3. Massachusetts Environmental Policy Act. The HAC decision called for a comprehensive permit subject to ten
conditions, including the following: "1. The comprehensive permit shall not be implemented until the Housing Appeals Committee has fully complied with Mass. G. L. c. 30, Sections 61-62 and the Housing Appeals Committee shall retain authority to modify this decision based upon findings of forms or reports prepared in connection therewith, all in accordance with its Regulations Under the Massachusetts Environmental Policy Act, Section 5.1.A.1." The board sought review of the cited regulation, but a single justice of this court dismissed the board's petition for declaratory judgment, without prejudice to review in the present proceeding. The Superior Court judge noted the board's contention that HAC had failed to comply with Sections 61 and 62, but did not discuss it. The action taken complies with the cited regulation, and we are unable to follow the board's argument that the regulation is unauthorized.
4. Eligibility of the developer. The project comes within the definition of "low and moderate income housing" in G. L. c. 40B, Section 20, only if the developer is a "limited dividend organization." The developer did not become a duly organized limited partnership until after its application had been denied by the board. HAC ruled that it was an "organization" when it made application to the board, and that under HAC Rules and Regulations Section 1 (f) it was a "limited dividend organization" if it was eligible to receive a subsidy. We agree. Board of Appeals of Hanover v. Housing Appeals Comm. in the Dep't of Community Affairs, 363 Mass. 339 , 378-380 (1973).
5. Site size. Under the definition of "consistent with local needs" in G. L. c. 40B, Section 20, as applied to Maynard, local requirements or regulations are consistent with local needs if "the application before the board would result in the commencement of construction of such [low or moderate income] housing on sites comprising more than . . . ten acres . . . in any one calendar year." In such cases only the board retains the power to override requirements and regulations in order to grant a comprehensive permit. Board of Appeals of Hanover v. Housing Appeals Comm. in the Dep't of Community Affairs, 363 Mass. 339 , 365-367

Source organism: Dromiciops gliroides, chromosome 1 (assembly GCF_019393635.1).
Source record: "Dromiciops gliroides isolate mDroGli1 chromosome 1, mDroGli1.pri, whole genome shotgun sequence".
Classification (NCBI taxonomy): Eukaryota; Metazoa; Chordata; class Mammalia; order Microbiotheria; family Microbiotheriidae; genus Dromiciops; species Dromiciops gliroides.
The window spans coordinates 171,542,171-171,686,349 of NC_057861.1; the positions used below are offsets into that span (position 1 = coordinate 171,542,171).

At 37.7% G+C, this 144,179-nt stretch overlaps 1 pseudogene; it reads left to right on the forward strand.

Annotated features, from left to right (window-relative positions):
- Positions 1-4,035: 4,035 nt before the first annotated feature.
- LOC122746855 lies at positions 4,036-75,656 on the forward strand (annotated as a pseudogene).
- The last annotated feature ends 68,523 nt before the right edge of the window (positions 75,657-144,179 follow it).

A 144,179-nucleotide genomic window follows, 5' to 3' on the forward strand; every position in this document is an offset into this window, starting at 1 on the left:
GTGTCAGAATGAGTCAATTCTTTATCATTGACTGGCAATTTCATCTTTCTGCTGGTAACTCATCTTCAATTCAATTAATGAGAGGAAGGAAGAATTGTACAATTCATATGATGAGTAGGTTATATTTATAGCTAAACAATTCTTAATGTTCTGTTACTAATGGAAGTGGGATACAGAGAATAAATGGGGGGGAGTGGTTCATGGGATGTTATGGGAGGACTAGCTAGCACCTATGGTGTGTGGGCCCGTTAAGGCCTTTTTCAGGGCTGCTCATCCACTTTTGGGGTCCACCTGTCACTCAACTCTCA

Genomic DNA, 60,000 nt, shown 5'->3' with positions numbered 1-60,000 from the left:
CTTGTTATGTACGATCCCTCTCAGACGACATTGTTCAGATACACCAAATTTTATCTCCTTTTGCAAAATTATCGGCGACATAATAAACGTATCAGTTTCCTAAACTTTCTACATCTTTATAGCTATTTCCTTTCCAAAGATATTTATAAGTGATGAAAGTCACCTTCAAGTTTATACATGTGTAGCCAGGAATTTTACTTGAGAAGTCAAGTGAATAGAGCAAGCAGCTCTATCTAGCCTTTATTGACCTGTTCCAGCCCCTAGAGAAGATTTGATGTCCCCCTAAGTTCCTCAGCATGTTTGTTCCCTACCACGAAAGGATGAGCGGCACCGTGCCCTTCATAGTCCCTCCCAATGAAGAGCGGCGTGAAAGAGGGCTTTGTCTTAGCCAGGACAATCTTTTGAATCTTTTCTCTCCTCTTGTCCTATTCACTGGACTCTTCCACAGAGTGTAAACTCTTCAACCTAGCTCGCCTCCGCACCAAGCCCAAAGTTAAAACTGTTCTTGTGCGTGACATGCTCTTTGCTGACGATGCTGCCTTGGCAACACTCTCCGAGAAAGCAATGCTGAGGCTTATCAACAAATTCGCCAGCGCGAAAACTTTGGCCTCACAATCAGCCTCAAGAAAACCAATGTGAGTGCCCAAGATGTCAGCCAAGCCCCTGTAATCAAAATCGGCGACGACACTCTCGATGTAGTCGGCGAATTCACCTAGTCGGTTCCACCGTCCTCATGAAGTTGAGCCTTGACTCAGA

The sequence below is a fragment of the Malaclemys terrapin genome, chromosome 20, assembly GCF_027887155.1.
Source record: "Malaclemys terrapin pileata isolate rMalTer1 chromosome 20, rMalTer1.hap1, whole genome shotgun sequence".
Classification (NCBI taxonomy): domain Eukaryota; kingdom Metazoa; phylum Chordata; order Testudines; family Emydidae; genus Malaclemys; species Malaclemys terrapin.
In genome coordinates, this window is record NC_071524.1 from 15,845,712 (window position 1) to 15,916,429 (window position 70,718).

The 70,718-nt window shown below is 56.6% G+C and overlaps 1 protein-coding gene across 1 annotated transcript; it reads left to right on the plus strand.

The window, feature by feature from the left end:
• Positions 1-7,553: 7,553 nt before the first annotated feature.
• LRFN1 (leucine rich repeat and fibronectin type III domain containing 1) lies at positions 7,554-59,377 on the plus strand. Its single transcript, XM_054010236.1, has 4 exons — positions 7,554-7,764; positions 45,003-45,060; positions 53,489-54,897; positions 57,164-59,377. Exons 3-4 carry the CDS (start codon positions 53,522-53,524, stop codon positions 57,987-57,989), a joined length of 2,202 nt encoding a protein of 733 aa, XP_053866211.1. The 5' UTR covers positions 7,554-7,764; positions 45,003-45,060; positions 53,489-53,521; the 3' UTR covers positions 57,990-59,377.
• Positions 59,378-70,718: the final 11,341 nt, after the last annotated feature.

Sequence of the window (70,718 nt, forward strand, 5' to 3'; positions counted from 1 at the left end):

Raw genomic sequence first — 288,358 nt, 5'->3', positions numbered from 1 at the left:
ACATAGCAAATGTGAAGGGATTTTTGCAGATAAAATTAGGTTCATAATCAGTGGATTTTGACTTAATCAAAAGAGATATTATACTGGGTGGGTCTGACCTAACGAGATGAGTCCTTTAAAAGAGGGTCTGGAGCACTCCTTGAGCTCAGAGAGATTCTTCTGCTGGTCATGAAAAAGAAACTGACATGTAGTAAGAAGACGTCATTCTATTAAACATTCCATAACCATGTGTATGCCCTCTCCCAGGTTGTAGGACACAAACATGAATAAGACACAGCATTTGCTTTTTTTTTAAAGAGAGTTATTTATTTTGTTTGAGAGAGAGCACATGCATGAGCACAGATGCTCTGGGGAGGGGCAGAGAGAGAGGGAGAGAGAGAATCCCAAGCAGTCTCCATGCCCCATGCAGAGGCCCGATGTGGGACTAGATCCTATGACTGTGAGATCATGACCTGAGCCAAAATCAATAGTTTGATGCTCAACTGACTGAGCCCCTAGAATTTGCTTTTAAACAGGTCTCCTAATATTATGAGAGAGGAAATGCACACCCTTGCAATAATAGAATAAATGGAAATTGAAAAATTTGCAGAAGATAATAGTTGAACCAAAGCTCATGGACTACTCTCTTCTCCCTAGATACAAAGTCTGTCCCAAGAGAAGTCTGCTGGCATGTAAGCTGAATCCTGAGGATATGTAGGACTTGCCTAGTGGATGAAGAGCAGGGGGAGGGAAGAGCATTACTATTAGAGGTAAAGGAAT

(1973). The tract here in issue exceeded sixteen acres, and HAC therefore ordered the comprehensive permit subject to the following condition: "2. The development will be constructed on ten (10) acres only and will preserve the remaining six (6) acres for open space." This condition rendered the quoted statutory language inapplicable.
6. Wetland. The board contends that a stream runs through the site, and that there should be compliance with G. L. c. 131, Section 40, as amended, the "Hatch Act." HAC ruled that the site is not a "wetland" requiring Hatch Act approval. If that ruling is erroneous, Section 40 provides remedies. Those remedies do not include action by the board or HAC. Cf. Christoffels v. Alton Properties, Inc. 362 Mass. 862 (1972); Green v. Board of Appeals of Norwood, 358 Mass. 253 , 264 (1970).
7. Findings and rulings. HAC's memorandum of findings and rulings comprised thirty-five pages. The board submitted fifty-three requests for findings of fact and sixty-one requests for rulings. HAC stated that the disposition of all relevant requests was adequately indicated and that no useful purpose would be served by dealing with them again on a piecemeal basis. The board now asks us to review twenty-eight requests for findings, and forty-five requests for rulings, identified only by number. We decline. We need not pass on questions or issues not argued in the brief. Mass. R. A. P. 16 (a) (4), as amended, 367 Mass. 919 (1975). So far as attacks are made on findings as to emergency access and crowding of schools, we uphold the judge's ruling that the findings and rulings of HAC were supported by substantial evidence, and that the decision was not arbitrary or capricious, did not constitute an abuse of discretion and was not contrary to law.
8. Sewerage. The site is 2,000 feet from an existing public sewer, and the developer agreed to construct an extension at its own expense and to post a bond to ensure performance. Performance of that agreement was made a condition of the permit. The board argues that extension of the sewer line requires a vote of the town meeting and that because of hostility to the project no such vote could be
obtained. We think the argument is frivolous. If the vote cannot be obtained, HAC can dispense with it as a requirement or regulation not consistent with local needs.
[Note 1] Richard Brainerd & others, doing business as Woodcrest Village Associates.